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Today is #GivingTuesday, a day to give back & to kick off the giving season. You can give the gift of safe, secure #reproductivehealth to women and girls around the world, and whatever amount you give, it will be doubled.
#familyplanning
#SRHR

Sexual and gender-based violence undermines the health, dignity, security and autonomy of women and girls.
Yet #SGBV remains shrouded in a culture of silence.
📣 Speaking out
brings us a step closer towards justice & healing.

We’re inspired! Over the last four days, we asked delegates at #ICFP2018 to share their commitments to #familyplanning. We heard from youth advocates, leaders, activists, scientists, researchers, and more!

Follow us on Instagram to see what they said: https://t.co/Kwz4amCOGy

Closing statement for @ICFP2018 by @EllenJMacKenzie dean of @JohnsHopkinsSPH: I've been inspired by all of the great work going on in many different countries. Whenever young people get involved, good things happen. You bring the audacity of hope. #ICFP2018 #ICFPYouth

Our President & CEO @TraciLBaird shares her commitment to advance gender equity at #ICFP2018.

More about our new CEO and her vision for success: https://t.co/R8lKgYp641
#genderequality #familyplanning

Staff had fun brainstorming responses to this challenge - and we are thrilled to be a finalist! https://t.co/0g18FFrItv

Thank you to the government and people of #Rwanda for hosting #ICFP2018. Delightful hosts and role models for a global discussion of #familyplanning. Murakoze! #familyplanning2020

“The most essential ingredient is the determination to do something. And to do it with what you have.” THIS is what an #FPSuperhero looks like! @FP2020Global #ICFP2018

Congratulations Uganda and Burkina Faso for winning the Excellence in Leadership for #FamilyPlanning at the country level awards at #ICFP0218!

Mustafa Kudrati, our Vice President of Transformative Programs at @EngenderHealth, commits to enhance women’s voices & leadership in #familyplanning.

More about his work: https://t.co/Mdqjtk9nHg #ICFP2018

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The Global Gag Rule

The “Global Gag Rule,” otherwise known as the Mexico City Policy, requires that any overseas organization receiving U.S. aid not have anything to do with abortion. Doctors, midwives, and nurses could not even mention the word abortion—much less provide abortion services with their own funds—even if it was legal in their country, or if a woman asks. Organizations that did not meet this condition lost all U.S. funding, including essential supplies of contraceptives.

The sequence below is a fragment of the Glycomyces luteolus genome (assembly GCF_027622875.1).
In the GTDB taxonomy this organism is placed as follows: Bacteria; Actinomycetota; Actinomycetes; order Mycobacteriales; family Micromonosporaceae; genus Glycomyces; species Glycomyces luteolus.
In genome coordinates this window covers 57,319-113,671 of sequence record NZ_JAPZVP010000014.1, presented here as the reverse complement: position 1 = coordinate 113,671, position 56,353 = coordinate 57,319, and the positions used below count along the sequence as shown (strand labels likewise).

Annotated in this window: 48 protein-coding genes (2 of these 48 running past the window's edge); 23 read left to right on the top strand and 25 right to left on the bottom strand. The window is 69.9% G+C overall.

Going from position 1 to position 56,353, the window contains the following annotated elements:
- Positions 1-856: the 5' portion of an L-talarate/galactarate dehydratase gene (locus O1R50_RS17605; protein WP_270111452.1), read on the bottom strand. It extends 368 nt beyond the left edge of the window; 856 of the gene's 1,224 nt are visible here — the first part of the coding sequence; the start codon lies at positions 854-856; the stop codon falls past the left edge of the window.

President Ronald Reagan first established the Global Gag Rule in 1984. It was later rescinded by President Bill Clinton, reestablished by President George W. Bush in 2001, and rescinded again by President Barack Obama in 2009. President Donald J. Trump reinstated the Global Gag Rule in 2017.

Impact of the Global Gag Rule
Though the Global Gag Rule was meant to target abortion providers, it had terrible consequences for the health and lives of poor women and their families in ways that had nothing to do with abortion. From 2001 to 2009, 20 developing countries in Africa, Asia, and the Middle East lost U.S.-donated contraceptives, and many organizations and clinics were forced to reduce services, lay off staff, or shut down entirely.

EngenderHealth helped document the impact of the Global Gag Rule in such countries as Nepal (PDF, 888kb), Kenya (PDF, 324kb), and Zambia (PDF, 300kb). In each of these places, the Global Gag Rule affected family planning, HIV services, maternal and child health, and even malaria services. And in no place did the policy reduce abortions. In fact, the irony is that this policy led to more unwanted pregnancies.

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